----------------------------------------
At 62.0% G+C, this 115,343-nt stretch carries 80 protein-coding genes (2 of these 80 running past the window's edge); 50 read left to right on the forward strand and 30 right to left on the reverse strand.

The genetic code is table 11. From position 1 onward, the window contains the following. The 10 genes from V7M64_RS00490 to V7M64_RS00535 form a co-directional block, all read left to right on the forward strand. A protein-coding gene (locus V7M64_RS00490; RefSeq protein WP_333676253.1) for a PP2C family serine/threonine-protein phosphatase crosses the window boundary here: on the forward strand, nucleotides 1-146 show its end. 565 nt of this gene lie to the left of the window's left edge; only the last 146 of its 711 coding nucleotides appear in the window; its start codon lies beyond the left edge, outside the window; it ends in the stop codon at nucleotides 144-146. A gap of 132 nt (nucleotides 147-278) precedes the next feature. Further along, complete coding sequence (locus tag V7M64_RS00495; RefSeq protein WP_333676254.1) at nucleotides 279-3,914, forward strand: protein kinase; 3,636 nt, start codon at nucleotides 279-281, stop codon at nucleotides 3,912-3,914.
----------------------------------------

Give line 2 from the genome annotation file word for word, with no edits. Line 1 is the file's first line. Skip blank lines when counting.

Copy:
The genetic code is table 11. From position 1 onward, the window contains the following. The 10 genes from V7M64_RS00490 to V7M64_RS00535 form a co-directional block, all read left to right on the forward strand. A protein-coding gene (locus V7M64_RS00490; RefSeq protein WP_333676253.1) for a PP2C family serine/threonine-protein phosphatase crosses the window boundary here: on the forward strand, nucleotides 1-146 show its end. 565 nt of this gene lie to the left of the window's left edge; only the last 146 of its 711 coding nucleotides appear in the window; its start codon lies beyond the left edge, outside the window; it ends in the stop codon at nucleotides 144-146. A gap of 132 nt (nucleotides 147-278) precedes the next feature. Further along, complete coding sequence (locus tag V7M64_RS00495; RefSeq protein WP_333676254.1) at nucleotides 279-3,914, forward strand: protein kinase; 3,636 nt, start codon at nucleotides 279-281, stop codon at nucleotides 3,912-3,914.